Iranian-Linked Social Media Users Impersonated 2018 US Candidates

Facebook removes Iranian-linked accounts citing ‘inauthentic behavior

Iranian-Linked Social Media Users Impersonated 2018 US Candidates

"This Iranian active measures campaign shows that third-party adversaries have learned a lesson from 2016, disinformation works, and it works best when combining social media with old-school local newspaper outreach", Thomas Rid, a professor at Johns Hopkins who studies government disinformation campaigns, told CNN. The company disclosed that it removed a staggering 2.2 billion fake accounts in Q1 2019 alone.

"The individuals also represented themselves as journalists or other personas and tried to contact policymakers, reporters, academics, Iranian dissidents and other public figures", said Facebook.

In a statement, Twitter said it has removed at least 2,800 inauthentic accounts from Iran since May, though it wasn't privy to the specifics of the FireEye report. Instagram is owned by Facebook.

Some of the disabled accounts appeared to target their propaganda at specific journalists, policymakers, dissidents and other influential USA figures online.

The people behind the activity misled people about who they are and their intentions, Facebook explained in a blog post, sometimes representing themselves as journalists.

Facebook content was posted in English or Arabic. They discussed public figures in the US and UK, US secessionist movements, Islam, Arab minorities in Iran and the influence of Saudi Arabia in the Middle East.

A Twitter spokesperson told US media that it removed 2,800 accounts that were part of the newly identified network in early May.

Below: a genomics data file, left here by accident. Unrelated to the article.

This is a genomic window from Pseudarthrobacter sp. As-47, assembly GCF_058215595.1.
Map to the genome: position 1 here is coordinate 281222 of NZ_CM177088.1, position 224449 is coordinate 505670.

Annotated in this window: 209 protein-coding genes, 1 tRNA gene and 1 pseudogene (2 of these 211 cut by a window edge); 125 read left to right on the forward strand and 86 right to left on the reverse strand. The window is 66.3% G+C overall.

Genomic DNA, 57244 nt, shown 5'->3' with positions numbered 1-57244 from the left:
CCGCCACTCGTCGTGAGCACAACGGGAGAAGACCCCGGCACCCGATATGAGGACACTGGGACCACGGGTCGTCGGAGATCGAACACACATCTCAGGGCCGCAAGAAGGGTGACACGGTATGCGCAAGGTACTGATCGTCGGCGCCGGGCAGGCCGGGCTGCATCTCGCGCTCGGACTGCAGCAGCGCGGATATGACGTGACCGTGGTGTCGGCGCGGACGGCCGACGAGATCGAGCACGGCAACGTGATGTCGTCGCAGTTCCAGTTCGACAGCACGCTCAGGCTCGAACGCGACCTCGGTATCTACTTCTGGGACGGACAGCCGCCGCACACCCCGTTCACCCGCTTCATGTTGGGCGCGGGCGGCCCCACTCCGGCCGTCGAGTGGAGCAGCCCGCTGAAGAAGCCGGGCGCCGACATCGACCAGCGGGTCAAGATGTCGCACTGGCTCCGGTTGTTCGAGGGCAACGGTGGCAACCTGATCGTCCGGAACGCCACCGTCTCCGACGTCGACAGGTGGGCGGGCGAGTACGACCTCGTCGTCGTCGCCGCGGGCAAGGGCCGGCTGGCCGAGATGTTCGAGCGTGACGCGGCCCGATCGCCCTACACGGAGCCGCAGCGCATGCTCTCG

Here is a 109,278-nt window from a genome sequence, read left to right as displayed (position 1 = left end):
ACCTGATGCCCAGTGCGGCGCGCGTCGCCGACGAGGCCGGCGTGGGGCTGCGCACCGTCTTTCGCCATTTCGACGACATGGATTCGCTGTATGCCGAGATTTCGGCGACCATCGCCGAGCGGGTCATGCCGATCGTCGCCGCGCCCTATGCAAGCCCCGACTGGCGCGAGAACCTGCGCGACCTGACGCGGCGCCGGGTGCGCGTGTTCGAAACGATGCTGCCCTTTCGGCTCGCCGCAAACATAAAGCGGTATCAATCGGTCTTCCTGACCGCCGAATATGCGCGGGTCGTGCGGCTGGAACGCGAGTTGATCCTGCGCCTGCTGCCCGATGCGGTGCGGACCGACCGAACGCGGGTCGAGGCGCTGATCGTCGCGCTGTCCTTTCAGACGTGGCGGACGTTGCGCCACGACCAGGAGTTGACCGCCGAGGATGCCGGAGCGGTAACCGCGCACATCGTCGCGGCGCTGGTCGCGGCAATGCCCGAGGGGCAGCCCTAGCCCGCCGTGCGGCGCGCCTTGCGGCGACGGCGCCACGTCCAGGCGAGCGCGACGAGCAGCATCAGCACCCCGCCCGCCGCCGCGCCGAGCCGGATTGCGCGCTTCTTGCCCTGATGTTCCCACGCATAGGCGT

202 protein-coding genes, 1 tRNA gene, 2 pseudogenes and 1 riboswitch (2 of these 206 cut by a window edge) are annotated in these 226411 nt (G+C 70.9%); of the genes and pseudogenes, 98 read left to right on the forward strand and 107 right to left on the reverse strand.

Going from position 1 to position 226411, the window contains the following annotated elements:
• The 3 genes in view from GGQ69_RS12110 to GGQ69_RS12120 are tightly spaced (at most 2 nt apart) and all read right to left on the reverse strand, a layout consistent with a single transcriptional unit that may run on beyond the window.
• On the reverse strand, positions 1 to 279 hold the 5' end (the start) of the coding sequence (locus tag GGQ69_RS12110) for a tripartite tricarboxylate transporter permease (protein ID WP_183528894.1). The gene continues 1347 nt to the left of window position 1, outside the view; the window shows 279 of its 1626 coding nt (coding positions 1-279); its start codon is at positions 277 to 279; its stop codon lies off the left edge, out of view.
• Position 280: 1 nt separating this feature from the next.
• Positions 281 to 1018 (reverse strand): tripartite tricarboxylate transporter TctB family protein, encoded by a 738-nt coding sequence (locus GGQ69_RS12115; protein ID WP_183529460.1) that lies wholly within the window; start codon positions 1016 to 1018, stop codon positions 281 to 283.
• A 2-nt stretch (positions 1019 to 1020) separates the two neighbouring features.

Once again, Facebook took down an Iranian disinformation network of fake accounts engaging in "inauthentic behavior".

The pages were part of a campaign to promote Iranian interests in various countries by creating fake identities as residents of those nations, Gleicher said at the time. Fake Facebook Accounts: the Never-ending Battle Against Bots.

Facebook has taken down numerous networks of similar accounts since mid-2017.

Late previous year, Facebook took down accounts linked to an Iranian bid to influence U.S. and British politics with messages about charged topics such as immigration and race relations.

The social network began looking into these kinds of activities after revelations of Russian influence campaigns during the 2016 USA election aimed at sowing discord.

Lee Foster, a researcher with FireEye, said he found some of the fake personas - often masquerading as American journalists - had successfully convinced several US news outlets to publish letters to the editor, guest columns and blog posts.

IRGC is a branch of Iran's armed forces and the Trump administration's designation of the group as a foreign terrorist organization was the first time the United States has so labeled the national military of another country.

The users also promoted material in support of Iranian political interests.

Iran's Foreign Minister says his country won't negotiate with President Donald Trump unless the U.S. honors its commitments under the disputed nuclear deal. "The investigation is ongoing". Facebook expanded on its efforts to combat fake accounts in a transparency report, stating that it has seen a steep increase in "abusive fake accounts" fueled by "automated, scripted attacks" on Facebook in the last six months, even though most are detected and deleted minutes after registration.

The imposter Twitter accounts often plagiarized messages from the politicians' legitimate accounts, but also mixed in posts voicing support for policies believed to be favorable to Tehran.

The candidates impersonated included Marla Livengood who was beaten in the 9th district of California by Rep.

The New York Daily News and Seattle Times didn't immediately respond to requests for comment.

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